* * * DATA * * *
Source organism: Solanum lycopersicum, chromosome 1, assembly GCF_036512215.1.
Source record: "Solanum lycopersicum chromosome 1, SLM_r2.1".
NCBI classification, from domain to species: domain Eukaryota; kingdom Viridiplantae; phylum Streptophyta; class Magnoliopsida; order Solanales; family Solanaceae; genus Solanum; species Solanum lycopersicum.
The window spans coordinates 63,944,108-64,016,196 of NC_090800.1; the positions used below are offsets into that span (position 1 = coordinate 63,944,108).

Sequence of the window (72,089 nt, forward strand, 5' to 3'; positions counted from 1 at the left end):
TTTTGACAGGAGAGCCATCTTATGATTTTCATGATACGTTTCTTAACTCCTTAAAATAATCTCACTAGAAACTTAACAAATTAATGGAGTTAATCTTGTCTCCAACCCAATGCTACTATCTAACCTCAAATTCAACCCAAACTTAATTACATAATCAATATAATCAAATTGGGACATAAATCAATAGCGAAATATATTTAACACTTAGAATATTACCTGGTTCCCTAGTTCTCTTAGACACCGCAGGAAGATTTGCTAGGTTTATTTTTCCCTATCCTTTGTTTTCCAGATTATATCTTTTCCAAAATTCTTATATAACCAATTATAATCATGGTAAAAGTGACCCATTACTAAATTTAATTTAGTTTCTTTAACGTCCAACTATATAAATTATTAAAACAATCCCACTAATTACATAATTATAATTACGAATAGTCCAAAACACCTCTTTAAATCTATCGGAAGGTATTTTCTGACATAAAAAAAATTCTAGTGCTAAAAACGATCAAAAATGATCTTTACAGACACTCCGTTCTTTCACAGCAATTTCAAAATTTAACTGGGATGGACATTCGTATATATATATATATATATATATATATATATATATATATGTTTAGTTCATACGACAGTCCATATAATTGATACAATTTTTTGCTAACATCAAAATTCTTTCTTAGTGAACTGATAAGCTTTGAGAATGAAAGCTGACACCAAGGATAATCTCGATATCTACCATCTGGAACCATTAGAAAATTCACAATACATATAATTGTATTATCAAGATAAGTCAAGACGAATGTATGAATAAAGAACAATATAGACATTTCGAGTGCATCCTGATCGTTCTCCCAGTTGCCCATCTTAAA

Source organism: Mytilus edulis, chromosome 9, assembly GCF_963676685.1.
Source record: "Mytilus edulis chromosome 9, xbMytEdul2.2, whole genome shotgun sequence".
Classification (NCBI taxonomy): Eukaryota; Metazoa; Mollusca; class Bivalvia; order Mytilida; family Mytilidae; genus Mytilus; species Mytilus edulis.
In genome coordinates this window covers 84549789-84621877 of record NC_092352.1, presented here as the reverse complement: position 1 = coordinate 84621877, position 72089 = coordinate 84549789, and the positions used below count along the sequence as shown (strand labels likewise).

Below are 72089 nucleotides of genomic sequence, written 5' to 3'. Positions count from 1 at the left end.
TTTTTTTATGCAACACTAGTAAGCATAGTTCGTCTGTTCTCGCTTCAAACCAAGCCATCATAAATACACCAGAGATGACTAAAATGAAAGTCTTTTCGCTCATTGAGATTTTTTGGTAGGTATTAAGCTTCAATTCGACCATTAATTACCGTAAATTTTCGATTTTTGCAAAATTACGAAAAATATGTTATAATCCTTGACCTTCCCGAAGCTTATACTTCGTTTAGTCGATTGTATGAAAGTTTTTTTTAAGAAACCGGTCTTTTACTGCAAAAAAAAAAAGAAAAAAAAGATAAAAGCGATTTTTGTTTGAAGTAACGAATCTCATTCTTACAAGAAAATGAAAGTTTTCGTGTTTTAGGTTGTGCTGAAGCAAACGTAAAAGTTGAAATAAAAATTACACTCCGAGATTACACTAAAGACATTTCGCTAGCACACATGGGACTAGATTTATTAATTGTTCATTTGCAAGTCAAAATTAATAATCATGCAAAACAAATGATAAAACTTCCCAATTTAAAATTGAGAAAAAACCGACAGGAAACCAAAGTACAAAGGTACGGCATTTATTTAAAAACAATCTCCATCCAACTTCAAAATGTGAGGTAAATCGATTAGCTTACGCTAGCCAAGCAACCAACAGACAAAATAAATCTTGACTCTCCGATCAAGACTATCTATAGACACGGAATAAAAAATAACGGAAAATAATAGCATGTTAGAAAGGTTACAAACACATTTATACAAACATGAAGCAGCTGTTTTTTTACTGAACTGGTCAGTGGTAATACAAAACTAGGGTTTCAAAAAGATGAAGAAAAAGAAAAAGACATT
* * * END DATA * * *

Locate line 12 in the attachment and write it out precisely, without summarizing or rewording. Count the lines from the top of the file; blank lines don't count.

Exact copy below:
TTTTTTTATGCAACACTAGTAAGCATAGTTCGTCTGTTCTCGCTTCAAACCAAGCCATCATAAATACACCAGAGATGACTAAAATGAAAGTCTTTTCGCTCATTGAGATTTTTTGGTAGGTATTAAGCTTCAATTCGACCATTAATTACCGTAAATTTTCGATTTTTGCAAAATTACGAAAAATATGTTATAATCCTTGACCTTCCCGAAGCTTATACTTCGTTTAGTCGATTGTATGAAAGTTTTTTTTAAGAAACCGGTCTTTTACTGCAAAAAAAAAAAGAAAAAAAAGATAAAAGCGATTTTTGTTTGAAGTAACGAATCTCATTCTTACAAGAAAATGAAAGTTTTCGTGTTTTAGGTTGTGCTGAAGCAAACGTAAAAGTTGAAATAAAAATTACACTCCGAGATTACACTAAAGACATTTCGCTAGCACACATGGGACTAGATTTATTAATTGTTCATTTGCAAGTCAAAATTAATAATCATGCAAAACAAATGATAAAACTTCCCAATTTAAAATTGAGAAAAAACCGACAGGAAACCAAAGTACAAAGGTACGGCATTTATTTAAAAACAATCTCCATCCAACTTCAAAATGTGAGGTAAATCGATTAGCTTACGCTAGCCAAGCAACCAACAGACAAAATAAATCTTGACTCTCCGATCAAGACTATCTATAGACACGGAATAAAAAATAACGGAAAATAATAGCATGTTAGAAAGGTTACAAACACATTTATACAAACATGAAGCAGCTGTTTTTTTACTGAACTGGTCAGTGGTAATACAAAACTAGGGTTTCAAAAAGATGAAGAAAAAGAAAAAGACATT